Public support for education is always complicated. It is clear that much more could have been done much sooner to engage parents, employers, First Nations, communities and teachers in the work of curriculum change. It is also clear that change is needed. Let’s take the time it takes to do it well.

Rethinking Colleges and Universities

By Stephen Murgatroyd -


What is happening in post-secondary education is quite remarkable and is creating the conditions for change. Here is a quick summary of some of the things our observatory is tracking, with a focus on Ontario:

  • Changing student demography & demand for flexibility – Shifts in the demography of the student body in Ontario – especially in the North – are affecting recruitment and retention of students. Students are now coming from a variety of different socio-economic groups, including a growing number who have part- or full-time employment. So as to increase post-secondary participation, there is a need to offer more flexible opportunities for learning, especially for mature or working students.
  • New funding – A commitment of the Government of Ontario to invest over $42 million over three years in online learning with strong focus on first year courses at colleges and universities (so-called “gateway” courses.
  • Northern Alliances – Growing agreements for joint course and program sharing (development and delivery) between colleges, especially in the North – leveraging the resources of Ontario Learn and Contact North.
  • Substantial growth of online learning in Ontario – Ontario has the largest number of online courses (over 18,000), programs (over 1,000) and course registrations (over 500,000 registrations annually) in online courses of any jurisdiction in Canada, which also makes it one of the leading centres for online learning in North America.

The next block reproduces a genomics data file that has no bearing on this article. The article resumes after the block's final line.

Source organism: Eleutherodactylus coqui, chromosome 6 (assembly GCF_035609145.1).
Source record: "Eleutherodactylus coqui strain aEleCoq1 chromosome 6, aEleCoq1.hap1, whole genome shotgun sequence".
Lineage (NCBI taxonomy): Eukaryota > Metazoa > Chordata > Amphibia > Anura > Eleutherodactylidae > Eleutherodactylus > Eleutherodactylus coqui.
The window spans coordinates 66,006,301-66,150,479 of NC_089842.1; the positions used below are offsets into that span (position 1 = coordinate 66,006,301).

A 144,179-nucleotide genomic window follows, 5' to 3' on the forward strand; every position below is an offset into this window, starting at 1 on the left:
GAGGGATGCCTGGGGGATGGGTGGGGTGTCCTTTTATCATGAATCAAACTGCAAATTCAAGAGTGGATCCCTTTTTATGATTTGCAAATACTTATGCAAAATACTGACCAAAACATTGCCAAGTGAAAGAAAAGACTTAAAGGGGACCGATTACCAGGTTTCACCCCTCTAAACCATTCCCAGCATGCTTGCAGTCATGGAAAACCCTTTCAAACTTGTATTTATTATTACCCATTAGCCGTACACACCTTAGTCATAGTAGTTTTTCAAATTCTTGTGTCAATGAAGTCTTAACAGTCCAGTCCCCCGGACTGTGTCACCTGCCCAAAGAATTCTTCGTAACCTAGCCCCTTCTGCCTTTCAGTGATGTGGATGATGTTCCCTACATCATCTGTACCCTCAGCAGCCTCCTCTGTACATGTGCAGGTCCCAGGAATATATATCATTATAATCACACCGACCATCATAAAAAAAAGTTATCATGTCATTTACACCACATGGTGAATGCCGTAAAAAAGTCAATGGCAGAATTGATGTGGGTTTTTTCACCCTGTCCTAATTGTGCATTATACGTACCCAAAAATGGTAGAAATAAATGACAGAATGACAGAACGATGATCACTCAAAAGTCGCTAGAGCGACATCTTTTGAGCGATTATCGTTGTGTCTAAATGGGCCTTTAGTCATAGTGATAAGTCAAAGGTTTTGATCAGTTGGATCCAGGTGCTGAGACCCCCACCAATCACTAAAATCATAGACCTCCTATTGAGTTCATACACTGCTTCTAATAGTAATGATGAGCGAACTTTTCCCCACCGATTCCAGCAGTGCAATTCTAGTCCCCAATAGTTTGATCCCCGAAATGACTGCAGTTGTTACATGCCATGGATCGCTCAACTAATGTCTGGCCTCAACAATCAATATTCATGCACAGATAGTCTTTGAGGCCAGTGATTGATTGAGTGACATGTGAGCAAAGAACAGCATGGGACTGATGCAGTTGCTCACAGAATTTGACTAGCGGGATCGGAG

• Growing demand for online learning from students – students are looking for increased flexibility in their studying options and are making online learning one of their choices. In 2012, in North America some 6.5 million students took one or more fully online course as part of their college or university programs. Online registrations are growing at app. 12-15% per annum while registrations for classroom based courses are growing at app. 1.5% per annum in North America.
  • Arrival of Massive Open Online Courses (MOOCs) – Colleges and Universities in North America are offering the general public college and university level courses for free. Video instruction, online testing and peer to peer communications provide the basis for study. Over 4 million individuals in North America “signed up” for a MOOC in 2012-13 and over 230,000 completed a MOOC and obtained a letter of completion from the host institution. Major “brand” universities (including the University of Toronto, UBC and MIT) are offering such courses.
  • MOOCs for Credit – The Gates Foundation, in partnership with the American Centre for Education, are offering College “gateway” courses (courses needed for University Transfer) as MOOCs and then providing opportunities for the MOOC to be converted into transferable credit.